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Working With Special Needs Students

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For many students, it would be a dream to have someone else to take notes or watch films for you. But for special needs students, it's not a dream. It's a necessity.

Volunteers help those students by taking notes, taking immobile students to different classes and explaining movies and exhibits.

People who volunteer with special needs students help to provide a better education by ensuring that information and classes that are essential are not missed. Usually, the work is something they are already doing.

The duties required when volunteering with special needs students will vary according to the needs of the student. Those jobs might include taking notes, assisting a student with physical activities such as getting to and from class or tutoring.

Alessia Cowee helped a special needs student while she was attending Shasta High School in Redding, California. She says that she got "a better understanding of those with disabilities" while she was volunteering to help a person with lifting weights and getting to and from gym class.

Benefits to you, as a volunteer, include "gaining experience for future careers, being active or involved with your community and meeting other people," says Joy Kingstone. She is the director of programs for the Special Needs Network.

"Employees often look for people who have experience or volunteer work in the field they are entering," Kingstone points out.

Many schools have a program to help meet the needs of the students with disabilities that attend. And most of those programs depend heavily on volunteers to help with various needs of the students.

Jessica attends Grayson County High School. She volunteers to help a special needs student at her school. "I just try to keep them up to speed and keep them at the same level as everyone else so they don't get too far behind and the teacher doesn't have to spend a lot of time with just one student," she says.

To do this, Jessica helps the student find answers, reads to him or her, or writes down the day's homework assignments. These are everyday things that can be taken for granted.

"I was actually very surprised when I worked with students with severe disabilities and found that these students were well aware of what's popular and what's not and what's going on around them," she says.

"Since I have a sister with some disabilities, I have wanted to help other kids as I have helped her. Nothing makes me angrier than to have ignorant people belittle other people because of how they may look on the outside."

Alec Shoemaker volunteers at Carver Middle School in Chester, Virginia. "My duties are to escort a blind child around for three or four of his classes," he says.

"My favorite thing is just talking to him because he does not judge you on what you wear or how you look," says Alec. "Because he can't see, he just judges you on your personality."

Of course, there are things about volunteering that Alec isn't fond of. "My least favorite thing is watching movies because I don't have a chance to watch the movie because I have to explain everything to him."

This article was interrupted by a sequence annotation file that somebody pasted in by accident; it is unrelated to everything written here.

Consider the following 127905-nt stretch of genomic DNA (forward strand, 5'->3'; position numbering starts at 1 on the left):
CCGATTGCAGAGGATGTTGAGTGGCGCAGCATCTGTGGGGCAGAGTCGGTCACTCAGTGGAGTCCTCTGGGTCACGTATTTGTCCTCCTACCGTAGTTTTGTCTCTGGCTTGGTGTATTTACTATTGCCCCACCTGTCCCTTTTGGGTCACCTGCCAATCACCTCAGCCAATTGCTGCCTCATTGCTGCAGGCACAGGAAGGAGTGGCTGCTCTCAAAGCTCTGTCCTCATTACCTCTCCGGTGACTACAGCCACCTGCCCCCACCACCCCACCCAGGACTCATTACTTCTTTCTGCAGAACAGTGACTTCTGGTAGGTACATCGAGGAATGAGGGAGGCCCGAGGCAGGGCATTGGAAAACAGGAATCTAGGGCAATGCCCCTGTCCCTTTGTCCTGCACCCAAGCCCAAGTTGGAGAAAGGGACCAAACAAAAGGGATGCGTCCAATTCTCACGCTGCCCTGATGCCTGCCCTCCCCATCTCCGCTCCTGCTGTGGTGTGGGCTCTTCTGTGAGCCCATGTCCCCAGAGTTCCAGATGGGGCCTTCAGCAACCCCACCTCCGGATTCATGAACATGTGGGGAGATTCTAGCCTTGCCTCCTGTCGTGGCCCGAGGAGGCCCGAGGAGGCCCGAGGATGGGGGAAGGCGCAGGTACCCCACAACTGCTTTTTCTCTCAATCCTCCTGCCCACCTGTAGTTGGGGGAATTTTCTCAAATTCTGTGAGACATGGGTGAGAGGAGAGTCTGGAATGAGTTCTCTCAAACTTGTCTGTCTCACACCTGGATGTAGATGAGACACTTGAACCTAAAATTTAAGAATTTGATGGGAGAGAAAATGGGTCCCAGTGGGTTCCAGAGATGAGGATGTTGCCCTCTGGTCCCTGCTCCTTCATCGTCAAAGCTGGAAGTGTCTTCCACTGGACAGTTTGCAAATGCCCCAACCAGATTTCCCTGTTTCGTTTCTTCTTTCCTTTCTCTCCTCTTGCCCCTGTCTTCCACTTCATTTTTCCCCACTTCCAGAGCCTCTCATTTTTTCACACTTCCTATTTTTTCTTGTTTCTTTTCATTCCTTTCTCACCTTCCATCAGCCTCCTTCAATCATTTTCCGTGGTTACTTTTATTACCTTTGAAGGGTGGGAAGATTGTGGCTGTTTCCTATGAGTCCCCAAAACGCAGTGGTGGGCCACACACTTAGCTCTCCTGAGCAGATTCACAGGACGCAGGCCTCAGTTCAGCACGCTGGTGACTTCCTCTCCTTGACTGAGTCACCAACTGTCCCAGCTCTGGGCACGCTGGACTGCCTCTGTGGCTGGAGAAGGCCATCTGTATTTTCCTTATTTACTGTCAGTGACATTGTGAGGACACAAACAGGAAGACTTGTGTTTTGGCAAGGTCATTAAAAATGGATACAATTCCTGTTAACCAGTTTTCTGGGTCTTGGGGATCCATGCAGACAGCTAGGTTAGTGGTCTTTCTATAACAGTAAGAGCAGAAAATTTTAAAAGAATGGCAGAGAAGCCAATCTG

Alec does get to go to lunch five minutes early, which is a nice perk. "Other students can get involved. There are no fees or requirements," he says. "So I would say go for it because it's so much fun!"

There is a lot more involved than fun, says Kingstone. "Volunteers make sure that special needs students are getting the support to help them develop the skills needed to live independently."

There's more to it, though. Kingstone says that volunteers learn that "the best way you can service this population is to be honest. Don't be shy about telling them how they make you feel. Follow your gut instinct in a gentle and nice way -- that's how this person will grow."

To get involved, she says that all you really need is a "good attitude and a good outlook. Try to approach things with an open mind."

How to Get Involved

No special training or equipment is needed to volunteer with special needs students. But the program you volunteer with will probably provide an orientation or short training session.

The only physical requirements of volunteers who help special needs students is that you be able to fill the needs of the student.

Most schools have a program for students with special needs. Volunteering is as simple as going to the head of the program and expressing a willingness to help.

There are programs outside of school that also need volunteers to help with special needs students. To volunteer in such a program, contact the head of volunteer services or the program director.


Federation for Children With Special Needs
1135 Tremont St., Ste. 420
Boston , MA   02120


National Information Center for Children and Youth With Disabilities
Lots of information for parents and those who work with special needs children

Special Olympics International
Provides sports training for people who have disabilities

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OCAP believes that financial literacy and understanding the financial aid process are critical aspects of college planning and student success. OCAP staff who work with students, parents, educators and community partners in the areas of personal finance education, state and federal financial aid, and student loan management do not provide financial, investment, legal, and/or tax advice. This website and all information provided is for general educational purposes only, and is not intended to be construed as financial, investment, legal, and/or tax advice.